Lyme-Equivalent of Cancer

Excellent article, please go to the above link to read the entirety.

The Director of Developmental Therapeutics at Duke Cancer Institute, Dr. Neil Spector, states that Lyme is the infectious disease equivalent of cancer. He also says that cancer isn’t discussed as one disease anymore, and that Lyme is similar in this aspect in that when you are bitten by a tick, you can get five-ten different infections at the same time. He also finds it ludicrous to call ALL tick-bourne disease, Lyme Disease, and that we don’t call all cancers, Breast Cancer. He feels language to be extremely important because it has a bearing on treatment.

He also finds it ridiculous that doctors and researchers aren’t accepting that LD has persister cells – also similar to cancer, and that we need to understand the molecular biology of the bacteria, in particular the morphing of borrelia, the causative agent of LD, into different shapes.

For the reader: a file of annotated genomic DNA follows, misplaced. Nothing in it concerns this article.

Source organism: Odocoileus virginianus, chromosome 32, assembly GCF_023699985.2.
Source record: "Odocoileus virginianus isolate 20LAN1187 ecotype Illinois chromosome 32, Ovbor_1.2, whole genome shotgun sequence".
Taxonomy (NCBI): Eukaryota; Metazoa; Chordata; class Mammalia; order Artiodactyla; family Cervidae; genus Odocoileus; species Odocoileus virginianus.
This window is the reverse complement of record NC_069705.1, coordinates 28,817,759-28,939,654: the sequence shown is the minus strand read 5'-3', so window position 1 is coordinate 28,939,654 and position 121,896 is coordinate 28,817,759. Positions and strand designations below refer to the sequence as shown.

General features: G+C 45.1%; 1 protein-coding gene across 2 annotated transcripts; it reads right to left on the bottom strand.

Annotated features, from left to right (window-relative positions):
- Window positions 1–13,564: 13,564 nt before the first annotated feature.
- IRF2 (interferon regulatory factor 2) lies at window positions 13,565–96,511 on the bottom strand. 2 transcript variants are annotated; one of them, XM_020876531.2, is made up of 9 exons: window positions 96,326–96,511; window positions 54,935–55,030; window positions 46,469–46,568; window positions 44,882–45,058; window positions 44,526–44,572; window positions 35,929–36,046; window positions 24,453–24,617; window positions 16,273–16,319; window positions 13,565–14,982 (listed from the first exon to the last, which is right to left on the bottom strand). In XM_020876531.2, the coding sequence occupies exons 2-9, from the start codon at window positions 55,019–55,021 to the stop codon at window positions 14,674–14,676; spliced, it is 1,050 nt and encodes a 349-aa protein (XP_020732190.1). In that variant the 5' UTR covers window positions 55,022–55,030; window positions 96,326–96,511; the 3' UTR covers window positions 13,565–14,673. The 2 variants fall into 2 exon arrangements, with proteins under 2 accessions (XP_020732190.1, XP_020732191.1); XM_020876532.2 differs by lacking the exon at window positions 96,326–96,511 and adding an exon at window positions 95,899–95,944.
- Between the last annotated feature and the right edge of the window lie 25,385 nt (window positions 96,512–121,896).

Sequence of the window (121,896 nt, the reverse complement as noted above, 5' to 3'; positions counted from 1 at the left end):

He feels it’s important to keep an open mind when considering the link between infectious agents and cancer, considering that H. Pylori causes stomach cancer, the HPV virus can cause cervical and head and neck cancers, and that Epstein Barr can cause lymphoma. He feels there should be research money available to study whether Lyme is causative for glioblastoma, the brain cancer that killed Joe Biden’s son.

And lastly, he finds it scientifically ignorant that animals studies are nearly ignored when it comes to tick borne disease, and that if they threw out animal studies in cancer, they’d be nowhere.

“The more people we bring in who haven’t drunk the Kool-Aid, the faster we’ll turn this around.” Dr. Spector

Dr. Spector suffered irreversible heart failure which required a heart transplant due to undiagnosed Lyme Disease. He also had night terrors, burning in his heels, sudden and severe arthritis in his wrist causing profound weakness that was just as quickly erased when he was put on doxycycline for a different reason than Lyme. After being passed like a bad white elephant gift between numerous doctors, he was finally diagnosed when he visited a Lyme Literate Doctor and took a test from Igenex lab, which came back positive. He is the author of Gone in a Heartbeat: A Physician’s Search for True Healing, and is the Sandra Coates Associate Professor of Medicine and Associate Professor of Pharmacology and Cancer at Duke University School of Medicine and is the Director of Developmental Therapeutics at the Duke Cancer Institute.

Thank you Dr. Spector for being a flaming arrow in the dark.